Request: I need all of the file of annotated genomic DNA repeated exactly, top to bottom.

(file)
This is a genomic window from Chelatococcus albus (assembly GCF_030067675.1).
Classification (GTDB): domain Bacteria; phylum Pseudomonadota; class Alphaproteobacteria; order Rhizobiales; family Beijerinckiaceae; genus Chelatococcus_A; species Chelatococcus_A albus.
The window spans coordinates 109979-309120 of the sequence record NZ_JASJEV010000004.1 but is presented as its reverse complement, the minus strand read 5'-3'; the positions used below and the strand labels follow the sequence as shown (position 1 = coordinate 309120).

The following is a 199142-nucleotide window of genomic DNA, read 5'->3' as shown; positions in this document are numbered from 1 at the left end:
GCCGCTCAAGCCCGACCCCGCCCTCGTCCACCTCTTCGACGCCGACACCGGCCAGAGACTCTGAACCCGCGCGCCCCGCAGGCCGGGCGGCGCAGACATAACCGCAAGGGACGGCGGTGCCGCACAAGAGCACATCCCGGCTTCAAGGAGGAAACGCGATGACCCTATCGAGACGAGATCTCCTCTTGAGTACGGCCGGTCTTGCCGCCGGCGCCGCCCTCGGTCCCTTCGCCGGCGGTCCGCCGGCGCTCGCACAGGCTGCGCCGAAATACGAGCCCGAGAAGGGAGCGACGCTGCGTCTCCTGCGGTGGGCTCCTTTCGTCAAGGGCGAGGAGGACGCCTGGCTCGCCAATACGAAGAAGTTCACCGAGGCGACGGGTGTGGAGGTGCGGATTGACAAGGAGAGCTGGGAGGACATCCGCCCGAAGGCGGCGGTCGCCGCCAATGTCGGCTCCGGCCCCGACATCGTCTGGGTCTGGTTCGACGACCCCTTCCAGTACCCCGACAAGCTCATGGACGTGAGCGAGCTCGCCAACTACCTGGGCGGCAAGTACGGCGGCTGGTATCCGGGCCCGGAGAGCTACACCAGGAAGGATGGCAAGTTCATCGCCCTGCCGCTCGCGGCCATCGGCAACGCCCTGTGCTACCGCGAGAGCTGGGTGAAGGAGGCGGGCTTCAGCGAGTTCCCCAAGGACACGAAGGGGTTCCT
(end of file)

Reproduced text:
This is a genomic window from Chelatococcus albus (assembly GCF_030067675.1).
Classification (GTDB): domain Bacteria; phylum Pseudomonadota; class Alphaproteobacteria; order Rhizobiales; family Beijerinckiaceae; genus Chelatococcus_A; species Chelatococcus_A albus.
The window spans coordinates 109979-309120 of the sequence record NZ_JASJEV010000004.1 but is presented as its reverse complement, the minus strand read 5'-3'; the positions used below and the strand labels follow the sequence as shown (position 1 = coordinate 309120).

The following is a 199142-nucleotide window of genomic DNA, read 5'->3' as shown; positions in this document are numbered from 1 at the left end:
GCCGCTCAAGCCCGACCCCGCCCTCGTCCACCTCTTCGACGCCGACACCGGCCAGAGACTCTGAACCCGCGCGCCCCGCAGGCCGGGCGGCGCAGACATAACCGCAAGGGACGGCGGTGCCGCACAAGAGCACATCCCGGCTTCAAGGAGGAAACGCGATGACCCTATCGAGACGAGATCTCCTCTTGAGTACGGCCGGTCTTGCCGCCGGCGCCGCCCTCGGTCCCTTCGCCGGCGGTCCGCCGGCGCTCGCACAGGCTGCGCCGAAATACGAGCCCGAGAAGGGAGCGACGCTGCGTCTCCTGCGGTGGGCTCCTTTCGTCAAGGGCGAGGAGGACGCCTGGCTCGCCAATACGAAGAAGTTCACCGAGGCGACGGGTGTGGAGGTGCGGATTGACAAGGAGAGCTGGGAGGACATCCGCCCGAAGGCGGCGGTCGCCGCCAATGTCGGCTCCGGCCCCGACATCGTCTGGGTCTGGTTCGACGACCCCTTCCAGTACCCCGACAAGCTCATGGACGTGAGCGAGCTCGCCAACTACCTGGGCGGCAAGTACGGCGGCTGGTATCCGGGCCCGGAGAGCTACACCAGGAAGGATGGCAAGTTCATCGCCCTGCCGCTCGCGGCCATCGGCAACGCCCTGTGCTACCGCGAGAGCTGGGTGAAGGAGGCGGGCTTCAGCGAGTTCCCCAAGGACACGAAGGGGTTCCT